It is important to explain that the National Institute for Health and Clinical Excellence provides the NHS with evidence-based guidance on the clinical effectiveness and cost-effectiveness of drugs and other technologies. NICE, as an independent body, makes the decisions on whether a particular drug has a clinical or cost-effectiveness basis on which it should be prescribed. Where treatments have been positively appraised by NICE, PCTs are legally obliged to provide funding for them. However, NICE has not issued any guidance to the NHS on the use of sildenafil nitrate for the treatment of pulmonary arterial hypertension. That is the problem. It is because NICE has not given that advice to the NHS that the treatment is at the discretion of the PCT and we are in difficult times. There were difficult times under the previous Administration. There always are, because we do not have a bottomless pot of money, and treatments—often brilliant treatments—increasingly cost huge amounts of money.
On that precise point, Mr Aziz, who is here listening to this debate, said to me on the way in, “Siobhain, I have paid my taxes for 35 years. I do not want a drug that makes me look better—I want a drug that is going to save my life.”
I was coming to that in due course.
Apart from making these comments at the Dispatch Box, I cannot advance Mr Aziz’s case, because I do not know his case. I know what the hon. Lady has said, and I know that he has been through, to use these awful words, due process. His application has been considered. Having looked at what the PCT says in its letter, I can see that his case has been through all the sorts of processes that one would expect. I hope and pray that in the course of all that and through the various appeals that he has made, everything has been properly considered by the PCT.
It strikes me, however, that the most obvious thing that should have been done has not been done. Nobody seems to have sat Mr Aziz down—this is not the hon. Lady’s job, because she knows no more than I do—and explained things to him. If there is a good reason, he should be told. If it is about the money, we need to know exactly what the problem is. I suggest that those who may be listening, whether they be in this building or watching on television, should sit down with this man and discuss the way forward for his treatment. They should provide him with an explanation, because he is not just a human being—and it does not matter whether he is a good or a bad man—but one who is extremely ill with a life-threatening disease. Somebody needs to sit down and do a proper job on this, just like the hon. Lady has done in bringing the case to the House.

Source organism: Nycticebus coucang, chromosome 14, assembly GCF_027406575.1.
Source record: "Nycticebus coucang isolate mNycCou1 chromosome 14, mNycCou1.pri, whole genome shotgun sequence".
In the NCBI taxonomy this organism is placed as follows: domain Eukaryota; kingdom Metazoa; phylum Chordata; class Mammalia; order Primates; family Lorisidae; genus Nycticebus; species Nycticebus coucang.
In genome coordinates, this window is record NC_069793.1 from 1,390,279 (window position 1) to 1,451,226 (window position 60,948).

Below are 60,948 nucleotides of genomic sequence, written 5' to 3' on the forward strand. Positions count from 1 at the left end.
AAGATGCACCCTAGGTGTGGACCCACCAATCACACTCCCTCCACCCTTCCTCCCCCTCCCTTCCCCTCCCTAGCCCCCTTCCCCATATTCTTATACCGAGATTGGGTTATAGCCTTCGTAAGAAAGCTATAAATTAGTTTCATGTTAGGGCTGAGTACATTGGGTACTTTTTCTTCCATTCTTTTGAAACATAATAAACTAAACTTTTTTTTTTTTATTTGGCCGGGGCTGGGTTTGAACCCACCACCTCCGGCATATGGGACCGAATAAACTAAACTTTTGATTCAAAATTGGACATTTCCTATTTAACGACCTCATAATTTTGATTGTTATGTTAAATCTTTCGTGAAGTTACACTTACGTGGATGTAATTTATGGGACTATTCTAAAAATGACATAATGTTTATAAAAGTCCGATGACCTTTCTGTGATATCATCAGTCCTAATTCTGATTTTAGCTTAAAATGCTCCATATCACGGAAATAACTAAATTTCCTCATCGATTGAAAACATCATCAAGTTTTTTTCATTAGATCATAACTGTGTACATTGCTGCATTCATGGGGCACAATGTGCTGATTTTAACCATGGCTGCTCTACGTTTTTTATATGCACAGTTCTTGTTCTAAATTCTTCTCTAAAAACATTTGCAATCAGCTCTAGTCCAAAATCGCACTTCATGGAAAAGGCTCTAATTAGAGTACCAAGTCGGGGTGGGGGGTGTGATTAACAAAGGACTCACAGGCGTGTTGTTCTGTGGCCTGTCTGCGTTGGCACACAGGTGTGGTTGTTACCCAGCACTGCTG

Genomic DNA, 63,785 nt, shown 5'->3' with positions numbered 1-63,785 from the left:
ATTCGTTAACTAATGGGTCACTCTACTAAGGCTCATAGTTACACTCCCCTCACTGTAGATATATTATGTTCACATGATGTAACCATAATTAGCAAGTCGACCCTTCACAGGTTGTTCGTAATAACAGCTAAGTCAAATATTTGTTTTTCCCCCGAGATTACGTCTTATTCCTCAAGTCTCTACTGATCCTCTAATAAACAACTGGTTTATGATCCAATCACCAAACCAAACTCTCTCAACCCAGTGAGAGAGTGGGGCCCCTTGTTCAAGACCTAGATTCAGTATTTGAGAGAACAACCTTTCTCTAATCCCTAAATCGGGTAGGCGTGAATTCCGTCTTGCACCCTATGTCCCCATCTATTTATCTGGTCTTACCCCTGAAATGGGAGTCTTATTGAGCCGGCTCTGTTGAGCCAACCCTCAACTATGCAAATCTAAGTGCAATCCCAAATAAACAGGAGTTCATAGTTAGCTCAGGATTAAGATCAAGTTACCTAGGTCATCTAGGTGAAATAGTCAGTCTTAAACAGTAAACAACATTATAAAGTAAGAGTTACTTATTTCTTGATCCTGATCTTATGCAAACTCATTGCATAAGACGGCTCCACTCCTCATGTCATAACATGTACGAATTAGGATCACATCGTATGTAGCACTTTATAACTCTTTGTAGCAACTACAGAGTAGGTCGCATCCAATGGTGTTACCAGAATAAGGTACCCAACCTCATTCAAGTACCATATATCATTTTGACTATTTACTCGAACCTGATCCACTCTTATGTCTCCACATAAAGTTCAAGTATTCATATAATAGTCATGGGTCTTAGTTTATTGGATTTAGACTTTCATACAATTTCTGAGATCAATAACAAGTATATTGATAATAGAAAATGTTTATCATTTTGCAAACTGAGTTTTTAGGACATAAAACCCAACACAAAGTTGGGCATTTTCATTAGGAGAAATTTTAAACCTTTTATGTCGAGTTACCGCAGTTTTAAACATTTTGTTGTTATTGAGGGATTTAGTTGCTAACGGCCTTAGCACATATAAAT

I despair—we should not have to be here, but we are. The emergence of the clinical commissioning groups will lead, I hope, to a far better system. They will make decisions based on their own knowledge and understanding as clinicians. They will also, in many ways, be far more accountable than primary care trusts have been. Every CCG will have a representative on the upper-tier local authority’s health and wellbeing board. The theory that generated the highly controversial legislation that went through this place is that it would be much better for decisions to be made at a more local and accountable level by those best placed to make them, namely health professionals.
I fear that I have not been able to answer the question asked by the hon. Lady and Mr Aziz, whom I wish well, as we all do. I hope that, as a result of this debate, which the hon. Lady quite rightly called for, people will sit down and not only perhaps have a rethink, but certainly give a human being an explanation, if for no other reason than because, at the end of the day, he pays their wages. On those somewhat positive remarks, I hope that this matter might be concluded to everybody’s advantage.